Aunt Rose was once married to a big name Chagga man. Whenever there was a celebration somewhere, invitation cards were always personally delivered to their place by the groom’s parents. At the parties, Aunt Rose and her late husband always got the royal treatment – ushers would quickly attend to them as the host quickly found them the best seat in the house. During speeches the host would always acknowledge Aunt Rose and late brother, stressing on ‘how they would always be indebted by their kindness and how they would never be able to pay them back.’ The parking bay at Aunt Rose house was always filled with Mercedes, Land Cruisers, Rovers of visiting friends. Aunt rose even started walking with a swagger, snorting at the small names she met, her nose proudly pointing to the heavens.

Now big name passed on. Life took a total different turn after that. Nobody visits her house anymore, it is so bad that the beers that they always stocked up in their fridge are now getting mouldy. The gates have gotten cranky as they are hardly ever opened since no convoy of big cars has driven in ever since his passing on – the only thing that has ever passed through the gates is the bicycle of the Juma who sells her fresh fish. Forget about the fleet of visitors who always visited her house, even her late husband’s family have forgotten her. Invitation cards are now delivered by the invitee’s houseboys – tena on the last day, after somebody had remembered that there is a Rose.

          “Yes, we would like to thank kaka John and his wife Thecla whose Mercedes drove the bridal party, kaka Joseph and his wife Maria whose house we are using now for the reception, kaka Peter and his wife Vivian for the TShs. 10 million contribution, shemeji Thomas and dada Sarah for the thirty bottles of Bollinger vintage Champagne, Grand Annee and …”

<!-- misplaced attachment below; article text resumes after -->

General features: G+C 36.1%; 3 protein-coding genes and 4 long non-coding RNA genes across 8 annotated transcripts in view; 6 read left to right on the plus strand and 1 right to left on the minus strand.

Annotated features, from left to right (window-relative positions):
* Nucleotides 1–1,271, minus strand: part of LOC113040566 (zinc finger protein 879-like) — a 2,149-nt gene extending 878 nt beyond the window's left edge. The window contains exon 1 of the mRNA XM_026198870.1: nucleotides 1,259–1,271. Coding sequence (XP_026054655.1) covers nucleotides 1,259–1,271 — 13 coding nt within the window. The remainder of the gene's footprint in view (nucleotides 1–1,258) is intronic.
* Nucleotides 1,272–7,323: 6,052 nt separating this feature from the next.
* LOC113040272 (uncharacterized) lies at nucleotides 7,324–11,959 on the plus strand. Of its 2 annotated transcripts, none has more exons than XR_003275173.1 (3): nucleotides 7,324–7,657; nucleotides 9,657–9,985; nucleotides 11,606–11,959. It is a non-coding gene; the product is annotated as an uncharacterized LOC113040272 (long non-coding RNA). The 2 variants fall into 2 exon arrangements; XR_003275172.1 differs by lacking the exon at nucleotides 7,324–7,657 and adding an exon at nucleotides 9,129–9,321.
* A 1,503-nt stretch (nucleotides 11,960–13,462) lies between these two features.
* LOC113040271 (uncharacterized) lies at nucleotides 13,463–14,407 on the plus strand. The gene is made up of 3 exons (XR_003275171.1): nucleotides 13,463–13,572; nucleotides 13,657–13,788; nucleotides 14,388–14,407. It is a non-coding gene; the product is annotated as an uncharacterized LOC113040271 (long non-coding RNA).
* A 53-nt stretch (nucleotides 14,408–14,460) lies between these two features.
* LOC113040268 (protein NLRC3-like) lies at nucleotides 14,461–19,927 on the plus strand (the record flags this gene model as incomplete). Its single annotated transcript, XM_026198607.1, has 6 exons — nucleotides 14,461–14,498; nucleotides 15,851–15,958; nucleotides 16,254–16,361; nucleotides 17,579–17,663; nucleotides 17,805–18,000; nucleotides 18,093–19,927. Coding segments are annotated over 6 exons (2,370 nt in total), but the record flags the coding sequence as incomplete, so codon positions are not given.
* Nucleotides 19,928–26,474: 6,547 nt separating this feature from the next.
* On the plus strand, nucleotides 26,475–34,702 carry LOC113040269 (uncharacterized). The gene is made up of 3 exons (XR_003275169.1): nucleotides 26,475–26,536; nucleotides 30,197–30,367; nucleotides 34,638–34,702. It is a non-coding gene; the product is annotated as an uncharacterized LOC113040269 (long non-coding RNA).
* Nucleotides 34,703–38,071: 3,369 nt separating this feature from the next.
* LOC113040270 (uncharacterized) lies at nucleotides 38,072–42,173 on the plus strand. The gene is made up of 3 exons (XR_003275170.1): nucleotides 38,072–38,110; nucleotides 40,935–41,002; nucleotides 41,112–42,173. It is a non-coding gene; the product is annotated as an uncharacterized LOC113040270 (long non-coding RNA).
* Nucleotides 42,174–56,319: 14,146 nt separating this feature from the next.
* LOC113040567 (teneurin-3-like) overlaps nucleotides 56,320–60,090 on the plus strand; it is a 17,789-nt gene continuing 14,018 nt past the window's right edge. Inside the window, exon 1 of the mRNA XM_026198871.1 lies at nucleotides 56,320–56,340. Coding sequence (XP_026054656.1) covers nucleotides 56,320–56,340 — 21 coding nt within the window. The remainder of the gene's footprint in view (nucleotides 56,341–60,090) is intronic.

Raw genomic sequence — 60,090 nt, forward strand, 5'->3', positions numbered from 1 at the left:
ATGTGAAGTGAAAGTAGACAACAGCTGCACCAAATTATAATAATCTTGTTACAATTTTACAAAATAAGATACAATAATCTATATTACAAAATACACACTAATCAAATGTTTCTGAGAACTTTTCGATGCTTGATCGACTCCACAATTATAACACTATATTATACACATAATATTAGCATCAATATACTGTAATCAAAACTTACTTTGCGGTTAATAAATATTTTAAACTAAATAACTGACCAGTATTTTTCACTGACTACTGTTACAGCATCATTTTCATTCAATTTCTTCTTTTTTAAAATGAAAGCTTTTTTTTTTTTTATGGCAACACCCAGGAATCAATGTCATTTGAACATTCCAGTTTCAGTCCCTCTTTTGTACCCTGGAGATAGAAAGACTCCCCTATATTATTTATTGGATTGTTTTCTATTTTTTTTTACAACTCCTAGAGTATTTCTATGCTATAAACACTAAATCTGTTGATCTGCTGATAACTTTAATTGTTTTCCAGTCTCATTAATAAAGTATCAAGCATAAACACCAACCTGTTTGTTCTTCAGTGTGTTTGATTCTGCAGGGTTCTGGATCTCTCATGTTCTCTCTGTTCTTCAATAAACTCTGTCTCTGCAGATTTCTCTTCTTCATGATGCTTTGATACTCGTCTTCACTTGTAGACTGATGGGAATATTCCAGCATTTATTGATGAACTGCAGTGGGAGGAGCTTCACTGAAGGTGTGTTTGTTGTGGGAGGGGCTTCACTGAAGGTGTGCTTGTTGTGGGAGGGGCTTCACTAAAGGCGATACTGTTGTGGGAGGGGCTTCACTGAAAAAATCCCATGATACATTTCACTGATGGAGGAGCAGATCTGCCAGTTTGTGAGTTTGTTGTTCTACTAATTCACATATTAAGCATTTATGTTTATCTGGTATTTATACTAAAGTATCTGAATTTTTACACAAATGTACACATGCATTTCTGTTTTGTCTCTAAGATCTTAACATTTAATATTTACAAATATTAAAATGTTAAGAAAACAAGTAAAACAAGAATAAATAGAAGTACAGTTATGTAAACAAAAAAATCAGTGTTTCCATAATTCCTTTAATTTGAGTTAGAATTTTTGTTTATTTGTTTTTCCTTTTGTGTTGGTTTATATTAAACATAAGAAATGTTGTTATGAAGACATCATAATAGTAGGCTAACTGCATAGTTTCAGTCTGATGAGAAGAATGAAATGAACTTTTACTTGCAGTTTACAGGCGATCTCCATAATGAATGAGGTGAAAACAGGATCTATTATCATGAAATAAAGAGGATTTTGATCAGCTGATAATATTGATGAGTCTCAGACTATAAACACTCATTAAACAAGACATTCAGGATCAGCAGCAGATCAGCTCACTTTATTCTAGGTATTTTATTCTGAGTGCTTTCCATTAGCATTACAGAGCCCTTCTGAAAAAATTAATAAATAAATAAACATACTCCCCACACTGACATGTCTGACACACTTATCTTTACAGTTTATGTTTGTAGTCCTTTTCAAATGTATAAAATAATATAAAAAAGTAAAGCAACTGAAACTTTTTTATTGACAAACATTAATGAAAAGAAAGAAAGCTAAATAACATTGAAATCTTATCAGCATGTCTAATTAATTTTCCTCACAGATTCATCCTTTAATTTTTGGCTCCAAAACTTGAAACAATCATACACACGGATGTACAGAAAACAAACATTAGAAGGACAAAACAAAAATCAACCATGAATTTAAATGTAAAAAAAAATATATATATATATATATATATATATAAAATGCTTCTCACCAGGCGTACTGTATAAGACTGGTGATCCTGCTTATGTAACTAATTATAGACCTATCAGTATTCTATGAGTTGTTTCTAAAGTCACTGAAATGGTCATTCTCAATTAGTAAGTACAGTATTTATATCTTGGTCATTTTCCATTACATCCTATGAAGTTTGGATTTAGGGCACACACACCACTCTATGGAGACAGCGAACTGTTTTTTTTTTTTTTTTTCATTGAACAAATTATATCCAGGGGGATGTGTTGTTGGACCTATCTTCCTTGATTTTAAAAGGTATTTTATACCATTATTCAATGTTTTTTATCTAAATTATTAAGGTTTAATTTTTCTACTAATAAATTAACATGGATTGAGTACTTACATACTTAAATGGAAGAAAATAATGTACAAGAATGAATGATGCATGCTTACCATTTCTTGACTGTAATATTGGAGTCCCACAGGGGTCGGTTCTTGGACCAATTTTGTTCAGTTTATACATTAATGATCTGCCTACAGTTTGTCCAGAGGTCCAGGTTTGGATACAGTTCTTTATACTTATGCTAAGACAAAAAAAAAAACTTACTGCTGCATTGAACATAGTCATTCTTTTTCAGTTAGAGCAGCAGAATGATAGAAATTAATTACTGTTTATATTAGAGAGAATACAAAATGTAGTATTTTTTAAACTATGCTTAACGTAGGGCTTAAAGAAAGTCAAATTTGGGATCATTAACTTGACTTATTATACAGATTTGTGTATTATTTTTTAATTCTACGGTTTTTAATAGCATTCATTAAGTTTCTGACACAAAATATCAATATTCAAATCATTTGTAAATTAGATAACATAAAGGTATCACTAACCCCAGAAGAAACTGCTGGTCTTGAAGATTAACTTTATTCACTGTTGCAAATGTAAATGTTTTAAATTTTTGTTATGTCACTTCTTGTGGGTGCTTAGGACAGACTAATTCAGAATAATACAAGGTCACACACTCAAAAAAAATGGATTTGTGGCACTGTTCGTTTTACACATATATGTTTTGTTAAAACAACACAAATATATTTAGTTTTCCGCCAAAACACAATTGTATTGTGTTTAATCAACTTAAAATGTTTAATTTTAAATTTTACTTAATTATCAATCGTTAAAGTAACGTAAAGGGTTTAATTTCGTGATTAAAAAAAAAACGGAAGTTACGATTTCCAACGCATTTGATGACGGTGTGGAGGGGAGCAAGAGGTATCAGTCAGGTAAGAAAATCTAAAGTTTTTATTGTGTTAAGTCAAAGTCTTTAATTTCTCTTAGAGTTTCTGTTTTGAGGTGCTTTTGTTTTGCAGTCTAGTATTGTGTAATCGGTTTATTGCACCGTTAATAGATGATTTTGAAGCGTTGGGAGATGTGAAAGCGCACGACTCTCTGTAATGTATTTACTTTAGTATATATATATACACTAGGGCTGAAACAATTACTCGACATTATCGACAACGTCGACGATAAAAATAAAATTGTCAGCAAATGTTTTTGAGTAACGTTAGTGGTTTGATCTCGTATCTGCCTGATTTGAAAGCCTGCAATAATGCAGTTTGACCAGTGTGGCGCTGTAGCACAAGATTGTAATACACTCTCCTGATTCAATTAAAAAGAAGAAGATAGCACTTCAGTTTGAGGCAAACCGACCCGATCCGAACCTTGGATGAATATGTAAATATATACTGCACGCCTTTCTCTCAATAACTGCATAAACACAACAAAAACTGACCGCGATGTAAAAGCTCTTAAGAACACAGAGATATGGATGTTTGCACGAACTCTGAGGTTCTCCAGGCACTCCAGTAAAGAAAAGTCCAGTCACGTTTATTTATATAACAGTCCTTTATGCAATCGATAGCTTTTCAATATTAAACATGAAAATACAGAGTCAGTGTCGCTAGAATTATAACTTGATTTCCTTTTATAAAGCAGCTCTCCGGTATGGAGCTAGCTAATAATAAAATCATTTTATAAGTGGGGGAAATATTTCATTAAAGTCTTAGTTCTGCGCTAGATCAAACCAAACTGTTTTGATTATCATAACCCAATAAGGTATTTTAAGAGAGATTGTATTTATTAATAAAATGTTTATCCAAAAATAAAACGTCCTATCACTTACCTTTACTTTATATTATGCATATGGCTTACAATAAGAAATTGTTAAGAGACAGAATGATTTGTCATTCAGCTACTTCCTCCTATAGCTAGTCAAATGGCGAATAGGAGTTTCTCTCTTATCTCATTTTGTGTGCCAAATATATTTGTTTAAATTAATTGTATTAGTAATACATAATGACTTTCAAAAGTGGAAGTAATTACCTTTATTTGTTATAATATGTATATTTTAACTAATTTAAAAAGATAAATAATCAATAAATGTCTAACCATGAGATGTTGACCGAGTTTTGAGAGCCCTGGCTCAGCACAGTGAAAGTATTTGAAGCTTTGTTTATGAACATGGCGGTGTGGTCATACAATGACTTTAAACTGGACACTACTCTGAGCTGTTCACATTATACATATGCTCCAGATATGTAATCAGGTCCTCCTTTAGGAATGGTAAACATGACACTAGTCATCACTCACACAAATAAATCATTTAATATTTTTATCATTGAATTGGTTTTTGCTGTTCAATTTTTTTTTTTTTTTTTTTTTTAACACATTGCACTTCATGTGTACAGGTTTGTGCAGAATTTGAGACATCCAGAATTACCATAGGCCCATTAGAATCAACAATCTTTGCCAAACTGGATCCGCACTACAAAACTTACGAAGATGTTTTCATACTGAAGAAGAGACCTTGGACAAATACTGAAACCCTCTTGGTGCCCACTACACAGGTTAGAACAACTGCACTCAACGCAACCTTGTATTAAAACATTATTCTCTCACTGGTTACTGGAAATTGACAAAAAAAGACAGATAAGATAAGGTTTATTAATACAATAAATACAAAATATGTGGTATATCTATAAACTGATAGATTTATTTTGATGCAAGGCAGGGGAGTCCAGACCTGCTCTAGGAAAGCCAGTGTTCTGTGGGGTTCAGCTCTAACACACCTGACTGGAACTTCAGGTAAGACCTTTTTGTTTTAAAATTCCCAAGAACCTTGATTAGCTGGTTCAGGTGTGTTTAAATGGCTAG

As the Master of Ceremony calls out each name, the mentioned couple seated at the high table would stand up and wave their hands to the invitees proudly. Their women wearing so much gold, they could blind you stretch plastic smiles smugly.

          “Rose,” someone whispers to the Master of the Ceremony.

          “Huh?” the Master of Ceremony who is one of the brothers stares at the interrupter angrily and blankly.

          “Wifi Rose,” the wife continues, “you forgot wifi Rose!”

          “Oh yes! Rose,” raising his voice he goes on, “and Rose, she was the wife of our late brother Steve. May the good Lord rest his soul.”

A murmured ‘Amen’ is heard and glasses and clinked – Aunt Rose already forgotten. Nobody bothers to look for Aunt Rose, who is seated near the entrance way of the marquee, as nobody had ushered her in, smiles weakly.

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~ by saharasoulfood on August 12, 2007.

7 Responses to “Life After Burying a Chagga”

  1. Sandra U scare me now:-)

  2. Lol. You shouldn’t get scared. All makabila forget the widows jamani. Atleast with Chaggas, the widow will always be taken care off. Wengine shun you kabisa.

  3. That is very true!I think as time goes it will get even worse.Individualism will prevail. Si unajua tena , sikuizi siwezi nikakutokea tu na kuexpect everything is going to be fine kwasababu babu yako na babu yangu walicheza pamoja!

  4. 😉

  5. I love your site.you have cracked me up.My friends are chagga’s and been there for both weddings and funerals…how true?thanks for making my day!

  6. Been mchagga from big clan you know what i; mean its like you have to follow the tradition. Si unajua tena mangi na pombe na girls, what a life. Nimecheka sana leo kusoma ukweli. One more thing about wachagga yes pombe pesa girls and in my time education. Uza kahawa somesha watoto. Siku hizi elimu chini sana.

  7. I LIKE THIS and I appreciate,
    (though fiction)
    much of the story’s incidents are true and often happen in Chaggas’ daily lifestyles.

    They are much seen true stories than fictional

    I AM CHAGGA TOO. (with Paternal&Maternal ancenstry purity)

    HOWEVER
    “People have to learn from us (Chaggas) only the good things and leave the bad ones go as no-comunity can be 100% civilized&perfect.”